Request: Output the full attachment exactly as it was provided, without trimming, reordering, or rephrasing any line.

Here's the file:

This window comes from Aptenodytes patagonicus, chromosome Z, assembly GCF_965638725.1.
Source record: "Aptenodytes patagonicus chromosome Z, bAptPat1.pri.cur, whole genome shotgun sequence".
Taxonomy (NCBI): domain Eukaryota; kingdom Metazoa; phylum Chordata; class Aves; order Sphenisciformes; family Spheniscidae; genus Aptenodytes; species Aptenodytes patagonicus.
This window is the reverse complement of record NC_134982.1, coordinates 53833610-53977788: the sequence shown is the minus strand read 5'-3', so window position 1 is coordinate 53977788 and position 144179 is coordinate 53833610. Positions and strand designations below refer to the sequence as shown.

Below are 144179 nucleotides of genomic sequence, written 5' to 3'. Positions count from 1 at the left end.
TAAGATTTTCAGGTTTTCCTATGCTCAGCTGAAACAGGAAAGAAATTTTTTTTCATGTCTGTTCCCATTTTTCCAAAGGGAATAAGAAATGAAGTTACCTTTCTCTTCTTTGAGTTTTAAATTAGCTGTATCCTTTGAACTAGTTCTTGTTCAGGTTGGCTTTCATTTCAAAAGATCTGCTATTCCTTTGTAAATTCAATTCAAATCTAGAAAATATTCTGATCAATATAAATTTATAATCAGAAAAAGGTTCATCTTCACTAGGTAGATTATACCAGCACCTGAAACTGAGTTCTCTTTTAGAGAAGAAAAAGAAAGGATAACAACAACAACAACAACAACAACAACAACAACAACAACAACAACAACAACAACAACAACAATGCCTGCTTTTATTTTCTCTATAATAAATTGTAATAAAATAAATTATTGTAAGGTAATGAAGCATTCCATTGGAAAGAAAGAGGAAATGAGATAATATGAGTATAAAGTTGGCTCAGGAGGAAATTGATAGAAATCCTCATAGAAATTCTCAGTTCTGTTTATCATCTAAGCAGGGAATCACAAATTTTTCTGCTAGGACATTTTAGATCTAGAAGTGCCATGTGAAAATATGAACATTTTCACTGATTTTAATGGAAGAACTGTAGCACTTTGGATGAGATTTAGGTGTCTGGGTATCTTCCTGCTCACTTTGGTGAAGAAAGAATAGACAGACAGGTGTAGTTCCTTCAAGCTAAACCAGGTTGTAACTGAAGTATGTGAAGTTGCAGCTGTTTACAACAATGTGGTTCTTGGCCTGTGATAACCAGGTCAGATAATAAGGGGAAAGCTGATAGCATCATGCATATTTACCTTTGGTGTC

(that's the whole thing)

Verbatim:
This window comes from Aptenodytes patagonicus, chromosome Z, assembly GCF_965638725.1.
Source record: "Aptenodytes patagonicus chromosome Z, bAptPat1.pri.cur, whole genome shotgun sequence".
Taxonomy (NCBI): domain Eukaryota; kingdom Metazoa; phylum Chordata; class Aves; order Sphenisciformes; family Spheniscidae; genus Aptenodytes; species Aptenodytes patagonicus.
This window is the reverse complement of record NC_134982.1, coordinates 53833610-53977788: the sequence shown is the minus strand read 5'-3', so window position 1 is coordinate 53977788 and position 144179 is coordinate 53833610. Positions and strand designations below refer to the sequence as shown.

Below are 144179 nucleotides of genomic sequence, written 5' to 3'. Positions count from 1 at the left end.
TAAGATTTTCAGGTTTTCCTATGCTCAGCTGAAACAGGAAAGAAATTTTTTTTCATGTCTGTTCCCATTTTTCCAAAGGGAATAAGAAATGAAGTTACCTTTCTCTTCTTTGAGTTTTAAATTAGCTGTATCCTTTGAACTAGTTCTTGTTCAGGTTGGCTTTCATTTCAAAAGATCTGCTATTCCTTTGTAAATTCAATTCAAATCTAGAAAATATTCTGATCAATATAAATTTATAATCAGAAAAAGGTTCATCTTCACTAGGTAGATTATACCAGCACCTGAAACTGAGTTCTCTTTTAGAGAAGAAAAAGAAAGGATAACAACAACAACAACAACAACAACAACAACAACAACAACAACAACAACAACAACAACAACAATGCCTGCTTTTATTTTCTCTATAATAAATTGTAATAAAATAAATTATTGTAAGGTAATGAAGCATTCCATTGGAAAGAAAGAGGAAATGAGATAATATGAGTATAAAGTTGGCTCAGGAGGAAATTGATAGAAATCCTCATAGAAATTCTCAGTTCTGTTTATCATCTAAGCAGGGAATCACAAATTTTTCTGCTAGGACATTTTAGATCTAGAAGTGCCATGTGAAAATATGAACATTTTCACTGATTTTAATGGAAGAACTGTAGCACTTTGGATGAGATTTAGGTGTCTGGGTATCTTCCTGCTCACTTTGGTGAAGAAAGAATAGACAGACAGGTGTAGTTCCTTCAAGCTAAACCAGGTTGTAACTGAAGTATGTGAAGTTGCAGCTGTTTACAACAATGTGGTTCTTGGCCTGTGATAACCAGGTCAGATAATAAGGGGAAAGCTGATAGCATCATGCATATTTACCTTTGGTGTC